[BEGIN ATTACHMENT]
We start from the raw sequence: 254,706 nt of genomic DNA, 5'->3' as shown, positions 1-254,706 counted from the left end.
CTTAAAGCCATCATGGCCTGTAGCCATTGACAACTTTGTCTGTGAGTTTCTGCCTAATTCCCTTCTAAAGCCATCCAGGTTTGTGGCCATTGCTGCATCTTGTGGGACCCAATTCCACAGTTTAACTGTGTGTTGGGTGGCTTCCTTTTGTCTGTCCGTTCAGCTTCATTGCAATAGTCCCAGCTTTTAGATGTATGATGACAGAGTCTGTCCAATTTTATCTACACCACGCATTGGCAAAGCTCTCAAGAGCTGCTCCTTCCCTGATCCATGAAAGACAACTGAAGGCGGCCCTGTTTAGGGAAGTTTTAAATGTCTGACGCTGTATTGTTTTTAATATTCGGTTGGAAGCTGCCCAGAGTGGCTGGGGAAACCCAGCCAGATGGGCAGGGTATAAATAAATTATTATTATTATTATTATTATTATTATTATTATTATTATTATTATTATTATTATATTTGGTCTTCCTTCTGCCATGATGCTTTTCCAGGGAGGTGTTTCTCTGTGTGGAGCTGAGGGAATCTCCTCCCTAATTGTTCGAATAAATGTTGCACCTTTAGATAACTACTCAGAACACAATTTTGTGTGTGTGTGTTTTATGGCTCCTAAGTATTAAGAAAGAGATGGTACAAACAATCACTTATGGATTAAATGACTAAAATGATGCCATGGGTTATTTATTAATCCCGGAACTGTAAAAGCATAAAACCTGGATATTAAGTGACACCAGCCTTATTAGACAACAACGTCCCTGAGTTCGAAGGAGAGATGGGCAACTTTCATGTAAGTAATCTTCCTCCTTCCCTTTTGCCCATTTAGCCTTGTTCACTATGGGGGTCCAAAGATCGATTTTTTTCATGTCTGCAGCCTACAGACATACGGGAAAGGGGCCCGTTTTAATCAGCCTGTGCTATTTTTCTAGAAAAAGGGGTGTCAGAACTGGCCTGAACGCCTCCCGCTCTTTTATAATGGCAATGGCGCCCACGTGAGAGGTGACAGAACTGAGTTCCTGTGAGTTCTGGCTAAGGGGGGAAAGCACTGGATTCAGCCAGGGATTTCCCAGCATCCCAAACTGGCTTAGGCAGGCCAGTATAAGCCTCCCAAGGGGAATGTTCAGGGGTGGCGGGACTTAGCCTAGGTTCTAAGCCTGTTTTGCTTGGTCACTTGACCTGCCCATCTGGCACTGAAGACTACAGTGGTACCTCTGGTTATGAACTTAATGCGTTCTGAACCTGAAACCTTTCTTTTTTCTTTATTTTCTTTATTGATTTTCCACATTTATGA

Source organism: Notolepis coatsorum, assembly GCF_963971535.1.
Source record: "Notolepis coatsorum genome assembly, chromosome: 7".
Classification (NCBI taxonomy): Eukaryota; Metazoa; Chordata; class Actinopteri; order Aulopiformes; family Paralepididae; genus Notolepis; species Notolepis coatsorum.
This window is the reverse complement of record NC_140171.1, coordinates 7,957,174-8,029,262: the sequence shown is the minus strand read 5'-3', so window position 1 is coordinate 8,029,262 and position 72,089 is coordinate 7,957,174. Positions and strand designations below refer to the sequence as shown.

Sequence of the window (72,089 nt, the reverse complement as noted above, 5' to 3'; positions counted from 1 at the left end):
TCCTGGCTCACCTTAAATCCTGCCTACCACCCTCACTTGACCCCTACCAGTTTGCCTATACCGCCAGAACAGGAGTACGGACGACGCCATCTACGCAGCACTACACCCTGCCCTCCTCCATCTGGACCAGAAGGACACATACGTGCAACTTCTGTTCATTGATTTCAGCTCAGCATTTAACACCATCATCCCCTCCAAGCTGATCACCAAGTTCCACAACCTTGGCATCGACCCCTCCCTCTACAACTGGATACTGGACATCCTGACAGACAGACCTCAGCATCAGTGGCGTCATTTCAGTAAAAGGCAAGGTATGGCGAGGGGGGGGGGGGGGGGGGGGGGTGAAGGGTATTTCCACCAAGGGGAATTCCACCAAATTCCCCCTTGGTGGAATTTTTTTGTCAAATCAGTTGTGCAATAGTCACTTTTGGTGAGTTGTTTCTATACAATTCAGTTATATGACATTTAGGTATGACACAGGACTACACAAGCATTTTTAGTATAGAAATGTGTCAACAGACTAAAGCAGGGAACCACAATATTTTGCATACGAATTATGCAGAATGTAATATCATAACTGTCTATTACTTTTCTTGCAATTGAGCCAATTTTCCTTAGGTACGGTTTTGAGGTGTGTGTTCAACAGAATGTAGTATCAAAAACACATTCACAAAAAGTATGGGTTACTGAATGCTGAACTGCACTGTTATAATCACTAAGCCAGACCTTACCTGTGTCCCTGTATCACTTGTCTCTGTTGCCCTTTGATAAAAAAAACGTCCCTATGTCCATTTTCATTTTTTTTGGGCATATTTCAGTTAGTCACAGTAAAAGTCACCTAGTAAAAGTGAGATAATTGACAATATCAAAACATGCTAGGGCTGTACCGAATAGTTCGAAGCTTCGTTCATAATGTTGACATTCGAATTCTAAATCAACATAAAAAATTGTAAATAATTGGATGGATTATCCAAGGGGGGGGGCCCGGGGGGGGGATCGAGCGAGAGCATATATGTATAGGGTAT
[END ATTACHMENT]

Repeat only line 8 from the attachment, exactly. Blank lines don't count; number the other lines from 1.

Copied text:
TCCTGGCTCACCTTAAATCCTGCCTACCACCCTCACTTGACCCCTACCAGTTTGCCTATACCGCCAGAACAGGAGTACGGACGACGCCATCTACGCAGCACTACACCCTGCCCTCCTCCATCTGGACCAGAAGGACACATACGTGCAACTTCTGTTCATTGATTTCAGCTCAGCATTTAACACCATCATCCCCTCCAAGCTGATCACCAAGTTCCACAACCTTGGCATCGACCCCTCCCTCTACAACTGGATACTGGACATCCTGACAGACAGACCTCAGCATCAGTGGCGTCATTTCAGTAAAAGGCAAGGTATGGCGAGGGGGGGGGGGGGGGGGGGGGGTGAAGGGTATTTCCACCAAGGGGAATTCCACCAAATTCCCCCTTGGTGGAATTTTTTTGTCAAATCAGTTGTGCAATAGTCACTTTTGGTGAGTTGTTTCTATACAATTCAGTTATATGACATTTAGGTATGACACAGGACTACACAAGCATTTTTAGTATAGAAATGTGTCAACAGACTAAAGCAGGGAACCACAATATTTTGCATACGAATTATGCAGAATGTAATATCATAACTGTCTATTACTTTTCTTGCAATTGAGCCAATTTTCCTTAGGTACGGTTTTGAGGTGTGTGTTCAACAGAATGTAGTATCAAAAACACATTCACAAAAAGTATGGGTTACTGAATGCTGAACTGCACTGTTATAATCACTAAGCCAGACCTTACCTGTGTCCCTGTATCACTTGTCTCTGTTGCCCTTTGATAAAAAAAACGTCCCTATGTCCATTTTCATTTTTTTTGGGCATATTTCAGTTAGTCACAGTAAAAGTCACCTAGTAAAAGTGAGATAATTGACAATATCAAAACATGCTAGGGCTGTACCGAATAGTTCGAAGCTTCGTTCATAATGTTGACATTCGAATTCTAAATCAACATAAAAAATTGTAAATAATTGGATGGATTATCCAAGGGGGGGGGCCCGGGGGGGGGATCGAGCGAGAGCATATATGTATAGGGTAT